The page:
Tag Archives: Treaty of Versailles

Nations United, League of – Whatever – Hail to the duc

The idea of Nations uniting for peace and tranquility has been around for more than 400 years as near as I can tell – the first outrageous proposal may have been the one proposed by the French duc de Sully in 1601. He wanted to call it “the very Christian Council of Europe” ; it would be composed of 15 roughly equal European states with a common army – imagine that. It was also called “The Grand Design, a Utopian plan for a Christian Republic.” Nice try, duc.

In 1859, another Frenchman, Jean Henri Dunant, while visiting in Italy, happened upon the village of Solferino, where a  battle in the Austro-Sardinian war had produced more than 40,000 dead and wounded. The experience inspired Dunant to publish “A Memory of Solferino” in 1863, a book that led Gustave Moynier, a Geneva, Switzerland lawyer to help organize an “International Committee for Relief of the Wounded” that became the ICRC, the International Committee of the Red Cross in 1876. The World War One role of the ICRC in saving lives, exchanging prisoners, enabling communication between combatants and families, maintaining troop morale, and more, can not be minimized. It was part of the late 19th Century movement toward global Internationalism led by men like the South African Jan Christian Smuts.

Smuts must have been a role model for Woodrow Wilson; it was Smuts who wrote the covenant of the League of Nations that Wilson insisted be included in the Treaty of Versailles, and that was seen by many as the first great flaw in the Treaty .

The War Guilt Clause wrestles with these issues, then moves on to the question of how did the civilian war survivors on both sides view the Treaty of Versailles?

Wilson’s Obsession – The League of Nations

Woodrow Wilson, is the only U.S. President with an earned doctorate – Ph.D. in Government and History, Johns Hopkins University, 1886. To say Wilson was a stubborn man would be like saying the Washington Monument is an obelisk. “Let them compromise,” became a mantra with Wilson – he knew better, and in the end it cost him dearly.

A month after the fighting on the Western Front ended in November, 1918, Wilson went to France to prepare for the Paris Peace Conference that would convene in January, 1919; his reception in Paris, London, and Rome was tumultuous; he was the conquering hero, the first international recognition that the United States was a GREAT NATION, and he was here to fashion a peace for the world. Sadly, it would end badly . . .  “A Peace to End All Peace,” said the title of David Fromkin’s 1986 book,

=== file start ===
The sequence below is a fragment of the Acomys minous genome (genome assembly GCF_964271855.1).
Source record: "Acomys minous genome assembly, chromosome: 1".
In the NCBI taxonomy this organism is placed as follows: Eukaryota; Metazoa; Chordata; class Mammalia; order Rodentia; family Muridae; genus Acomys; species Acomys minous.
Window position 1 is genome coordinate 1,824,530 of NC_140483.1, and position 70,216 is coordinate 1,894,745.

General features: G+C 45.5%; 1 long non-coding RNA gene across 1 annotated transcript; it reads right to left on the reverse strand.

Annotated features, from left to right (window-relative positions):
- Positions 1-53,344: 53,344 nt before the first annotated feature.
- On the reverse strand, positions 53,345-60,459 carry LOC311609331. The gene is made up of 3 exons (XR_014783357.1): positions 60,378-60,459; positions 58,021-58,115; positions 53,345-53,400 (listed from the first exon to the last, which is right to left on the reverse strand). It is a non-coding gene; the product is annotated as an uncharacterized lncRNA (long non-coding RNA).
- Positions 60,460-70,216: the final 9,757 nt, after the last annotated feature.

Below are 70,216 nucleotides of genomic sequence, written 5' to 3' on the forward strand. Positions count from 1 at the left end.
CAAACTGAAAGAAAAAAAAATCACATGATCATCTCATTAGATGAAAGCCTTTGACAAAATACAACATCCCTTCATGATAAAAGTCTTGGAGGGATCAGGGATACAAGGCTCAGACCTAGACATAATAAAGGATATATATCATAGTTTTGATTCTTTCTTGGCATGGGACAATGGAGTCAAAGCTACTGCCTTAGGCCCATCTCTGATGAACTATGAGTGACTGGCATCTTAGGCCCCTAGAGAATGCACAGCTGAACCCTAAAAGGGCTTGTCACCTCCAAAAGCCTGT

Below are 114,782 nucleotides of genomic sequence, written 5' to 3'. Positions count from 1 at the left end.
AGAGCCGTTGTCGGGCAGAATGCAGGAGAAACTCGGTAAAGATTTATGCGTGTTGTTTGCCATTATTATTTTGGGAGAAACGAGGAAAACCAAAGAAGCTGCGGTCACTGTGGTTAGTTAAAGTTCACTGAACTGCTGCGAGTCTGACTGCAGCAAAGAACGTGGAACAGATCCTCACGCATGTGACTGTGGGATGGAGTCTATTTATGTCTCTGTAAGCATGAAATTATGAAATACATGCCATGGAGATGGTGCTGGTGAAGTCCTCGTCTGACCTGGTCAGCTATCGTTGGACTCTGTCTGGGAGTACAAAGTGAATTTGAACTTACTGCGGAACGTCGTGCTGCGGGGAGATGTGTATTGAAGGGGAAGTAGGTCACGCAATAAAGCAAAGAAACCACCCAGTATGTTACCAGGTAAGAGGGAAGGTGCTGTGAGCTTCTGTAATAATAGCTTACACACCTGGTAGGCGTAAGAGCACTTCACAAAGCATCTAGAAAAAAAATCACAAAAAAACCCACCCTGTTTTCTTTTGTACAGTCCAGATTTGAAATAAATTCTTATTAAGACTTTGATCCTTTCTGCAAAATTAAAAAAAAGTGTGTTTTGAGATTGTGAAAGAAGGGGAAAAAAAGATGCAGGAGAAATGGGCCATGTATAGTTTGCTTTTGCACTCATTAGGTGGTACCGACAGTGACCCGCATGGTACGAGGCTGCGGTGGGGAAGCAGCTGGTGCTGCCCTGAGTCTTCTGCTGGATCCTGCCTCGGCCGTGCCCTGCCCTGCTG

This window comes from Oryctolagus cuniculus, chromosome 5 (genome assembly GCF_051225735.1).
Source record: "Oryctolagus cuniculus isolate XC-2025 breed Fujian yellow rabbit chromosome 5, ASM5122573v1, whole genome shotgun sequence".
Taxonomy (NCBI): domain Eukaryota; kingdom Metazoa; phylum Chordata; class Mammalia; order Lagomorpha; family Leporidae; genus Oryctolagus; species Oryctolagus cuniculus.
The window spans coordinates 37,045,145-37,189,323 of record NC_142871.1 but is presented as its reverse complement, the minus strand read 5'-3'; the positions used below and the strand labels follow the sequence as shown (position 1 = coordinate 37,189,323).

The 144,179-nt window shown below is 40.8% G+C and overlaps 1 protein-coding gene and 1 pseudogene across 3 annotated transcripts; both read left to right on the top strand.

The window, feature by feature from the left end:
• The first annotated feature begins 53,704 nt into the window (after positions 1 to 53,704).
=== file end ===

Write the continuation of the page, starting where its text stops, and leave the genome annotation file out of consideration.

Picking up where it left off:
Max Blue in The War Guilt Clause, follows the peace conference through the eyes of correspondent Ed Frederick, and a bright-eyed, spiky Midwesterner with a pen of her own – Peggy Schooner, who enters Ed’s life at the first Paris press conference with the words “Wilson has it all wrong – the League of Nations is not the first priority – a peace treaty with Germany is.”

Wilson had it horribly wrong but was blind to see. He would not be swayed from his bull-headed insistence that the Covenant of the League of Nations must be included in the introduction to what became the Treaty of Versailles.

Here in 2013, it is widely seen that partisan politics is crippling the United States efforts to bring a better life to its citizens. In 1919, bitter hatred for a Democrat President, may have been worse :

Republican Senator William Borah of Idaho – “The Treaty of Versailles represents the most complete moral breakdown in the history of treaty writing.”

Democratic Senator James Phelan of California – “The President has achieved a great triumph; the Treaty of Versailles is a greater boon to mankind than the Magna Charta or the American Constitution.”

It remained for the much maligned future U.S. President, Herbert Hoover, to pen a phrase that might represent A Thought For All Seasons: “We are sadly in need of an idealism that transcends partisan politics – one rooted in principles beyond mere party allegiance.”